The next day was Man + Child + Key. My hospice client's daughter was visiting from out of state, so that was an accurate draw.
One day I drew Rider + Birds + Tree. A few hours later, I received a letter in the mail regarding my health insurance that I had been stressing about for some time. Rider = news/mail delivery. Birds = my stress. Tree = health (insurance).
The next day I drew Scythe + Ship + Crossroads. I had the need to immediately replace the windshield wipers on the car. The night before, it was raining very hard and I couldn't even see the lines on the road. The windshield wipers smudged the window, only making things worse. It was terrifying driving on the freeway blind like that. So the windshield wipers were replaced the next day, the day of this draw. Scythe = the swishing motion of the windshield wipers. Ship = car. Crossroads = road where driving takes place.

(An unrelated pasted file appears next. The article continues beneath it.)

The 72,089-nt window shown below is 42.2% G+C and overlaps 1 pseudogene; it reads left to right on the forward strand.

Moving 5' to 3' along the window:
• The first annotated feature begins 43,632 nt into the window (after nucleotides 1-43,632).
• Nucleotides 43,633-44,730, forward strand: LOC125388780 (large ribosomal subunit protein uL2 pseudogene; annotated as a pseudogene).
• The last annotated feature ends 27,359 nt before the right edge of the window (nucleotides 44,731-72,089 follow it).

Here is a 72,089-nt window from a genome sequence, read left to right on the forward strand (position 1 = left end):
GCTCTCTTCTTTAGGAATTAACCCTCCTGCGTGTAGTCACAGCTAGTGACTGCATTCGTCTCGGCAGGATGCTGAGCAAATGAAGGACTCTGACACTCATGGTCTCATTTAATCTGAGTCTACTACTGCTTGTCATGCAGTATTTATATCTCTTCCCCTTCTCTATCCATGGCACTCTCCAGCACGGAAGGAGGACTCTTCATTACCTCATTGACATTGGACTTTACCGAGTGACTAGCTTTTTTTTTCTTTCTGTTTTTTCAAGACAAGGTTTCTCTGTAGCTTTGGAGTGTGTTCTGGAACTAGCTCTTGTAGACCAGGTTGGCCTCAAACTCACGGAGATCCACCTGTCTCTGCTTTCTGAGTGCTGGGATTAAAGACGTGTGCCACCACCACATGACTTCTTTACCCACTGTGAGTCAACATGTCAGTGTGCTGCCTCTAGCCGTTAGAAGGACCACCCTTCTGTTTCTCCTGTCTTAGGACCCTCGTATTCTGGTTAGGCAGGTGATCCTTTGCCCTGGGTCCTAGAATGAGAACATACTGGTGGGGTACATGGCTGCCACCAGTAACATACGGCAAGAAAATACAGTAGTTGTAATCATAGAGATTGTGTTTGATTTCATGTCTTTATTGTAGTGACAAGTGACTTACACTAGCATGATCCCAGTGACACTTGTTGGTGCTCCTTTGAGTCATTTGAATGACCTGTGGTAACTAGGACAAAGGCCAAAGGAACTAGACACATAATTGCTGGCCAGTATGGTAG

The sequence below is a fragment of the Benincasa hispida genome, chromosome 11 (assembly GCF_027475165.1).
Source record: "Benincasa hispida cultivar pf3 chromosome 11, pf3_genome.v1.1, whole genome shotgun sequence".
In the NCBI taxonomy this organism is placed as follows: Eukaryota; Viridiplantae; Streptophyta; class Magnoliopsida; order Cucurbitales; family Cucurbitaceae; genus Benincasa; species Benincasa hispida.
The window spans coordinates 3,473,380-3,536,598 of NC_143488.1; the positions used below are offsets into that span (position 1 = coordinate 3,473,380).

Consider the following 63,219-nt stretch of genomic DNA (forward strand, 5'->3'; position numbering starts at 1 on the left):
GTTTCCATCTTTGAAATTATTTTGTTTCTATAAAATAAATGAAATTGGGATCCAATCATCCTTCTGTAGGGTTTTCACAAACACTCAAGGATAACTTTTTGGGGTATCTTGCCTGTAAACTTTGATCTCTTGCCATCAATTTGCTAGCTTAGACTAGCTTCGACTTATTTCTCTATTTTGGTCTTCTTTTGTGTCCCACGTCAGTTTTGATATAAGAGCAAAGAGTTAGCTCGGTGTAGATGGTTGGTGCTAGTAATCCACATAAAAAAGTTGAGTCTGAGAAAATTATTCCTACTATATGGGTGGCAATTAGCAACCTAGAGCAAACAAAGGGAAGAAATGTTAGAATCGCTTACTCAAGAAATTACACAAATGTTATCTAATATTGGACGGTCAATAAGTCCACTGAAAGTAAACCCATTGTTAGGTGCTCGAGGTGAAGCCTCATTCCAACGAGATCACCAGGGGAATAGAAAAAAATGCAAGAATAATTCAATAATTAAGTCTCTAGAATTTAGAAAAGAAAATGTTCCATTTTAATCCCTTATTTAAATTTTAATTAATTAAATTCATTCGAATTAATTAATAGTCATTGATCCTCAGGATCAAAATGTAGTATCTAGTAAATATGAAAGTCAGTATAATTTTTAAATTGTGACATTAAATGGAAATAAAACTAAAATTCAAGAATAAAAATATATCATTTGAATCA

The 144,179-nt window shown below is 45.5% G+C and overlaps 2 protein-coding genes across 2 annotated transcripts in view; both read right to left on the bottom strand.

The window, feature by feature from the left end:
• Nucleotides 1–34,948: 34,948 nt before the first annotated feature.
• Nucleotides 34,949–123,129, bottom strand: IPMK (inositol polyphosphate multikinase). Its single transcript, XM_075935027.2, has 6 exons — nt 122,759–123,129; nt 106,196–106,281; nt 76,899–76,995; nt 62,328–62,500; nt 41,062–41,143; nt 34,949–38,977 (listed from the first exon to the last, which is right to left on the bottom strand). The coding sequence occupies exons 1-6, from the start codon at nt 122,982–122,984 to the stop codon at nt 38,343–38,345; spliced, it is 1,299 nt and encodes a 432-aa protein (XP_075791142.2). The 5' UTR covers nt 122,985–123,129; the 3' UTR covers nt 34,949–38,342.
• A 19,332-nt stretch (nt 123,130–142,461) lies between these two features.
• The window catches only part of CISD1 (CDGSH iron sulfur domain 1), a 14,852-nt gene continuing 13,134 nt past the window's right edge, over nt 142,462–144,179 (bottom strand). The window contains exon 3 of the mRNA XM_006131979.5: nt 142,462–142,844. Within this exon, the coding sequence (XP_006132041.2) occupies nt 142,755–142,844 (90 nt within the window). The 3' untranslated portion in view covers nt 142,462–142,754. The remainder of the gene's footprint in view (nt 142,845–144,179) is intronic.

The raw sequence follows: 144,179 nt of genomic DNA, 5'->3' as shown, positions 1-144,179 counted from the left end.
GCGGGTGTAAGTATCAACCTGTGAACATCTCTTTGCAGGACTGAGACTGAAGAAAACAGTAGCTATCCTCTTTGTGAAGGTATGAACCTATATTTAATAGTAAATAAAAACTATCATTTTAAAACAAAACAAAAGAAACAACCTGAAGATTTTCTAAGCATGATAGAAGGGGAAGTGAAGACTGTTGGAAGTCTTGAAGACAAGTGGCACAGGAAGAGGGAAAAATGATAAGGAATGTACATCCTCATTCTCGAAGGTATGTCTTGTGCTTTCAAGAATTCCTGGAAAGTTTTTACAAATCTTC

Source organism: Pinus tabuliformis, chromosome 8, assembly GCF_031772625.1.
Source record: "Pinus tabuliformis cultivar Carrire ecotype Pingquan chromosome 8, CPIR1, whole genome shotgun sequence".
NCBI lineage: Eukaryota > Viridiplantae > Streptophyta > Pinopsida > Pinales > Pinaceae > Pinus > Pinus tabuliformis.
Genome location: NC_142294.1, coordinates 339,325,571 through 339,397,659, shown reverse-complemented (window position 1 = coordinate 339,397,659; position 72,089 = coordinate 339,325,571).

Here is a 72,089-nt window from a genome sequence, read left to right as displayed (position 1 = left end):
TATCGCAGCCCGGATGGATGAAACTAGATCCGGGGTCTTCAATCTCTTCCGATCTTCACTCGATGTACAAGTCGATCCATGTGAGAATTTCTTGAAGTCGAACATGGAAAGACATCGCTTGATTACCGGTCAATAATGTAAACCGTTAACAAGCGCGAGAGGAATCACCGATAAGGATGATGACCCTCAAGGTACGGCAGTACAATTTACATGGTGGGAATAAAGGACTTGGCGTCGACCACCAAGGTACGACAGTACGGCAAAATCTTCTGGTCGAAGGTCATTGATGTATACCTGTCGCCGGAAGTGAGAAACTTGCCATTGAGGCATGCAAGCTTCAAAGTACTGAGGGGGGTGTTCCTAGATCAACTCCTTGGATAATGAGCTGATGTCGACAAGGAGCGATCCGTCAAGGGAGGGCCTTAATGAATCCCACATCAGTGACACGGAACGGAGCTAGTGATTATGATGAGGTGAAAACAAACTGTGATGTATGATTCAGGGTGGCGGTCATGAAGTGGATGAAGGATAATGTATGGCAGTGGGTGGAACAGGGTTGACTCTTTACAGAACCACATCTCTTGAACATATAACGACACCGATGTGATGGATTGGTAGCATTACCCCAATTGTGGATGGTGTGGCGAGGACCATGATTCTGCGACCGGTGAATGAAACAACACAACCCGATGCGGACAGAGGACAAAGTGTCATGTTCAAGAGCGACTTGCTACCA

The last day with the deck I had a very poignant reading. I drew Scythe + Clover + Cross. When I am reading about work, Scythe has been the card that comes up to represent my clients (hospice patients). In this case, it sadly also represented the Grim Reaper's scythe. My client died that day. Clover is a blessing, which may seem odd in this situation, but when someone is suffering, passing is indeed a blessing. And Cross was him crossing over to the other side.
My readings became clearer the more I read with the deck. I find that with Lenormand decks, it takes me a few readings to connect. I wonder if it is because I am so deeply in tune with my own Lenormand deck that it takes a bit of getting used to other ones now.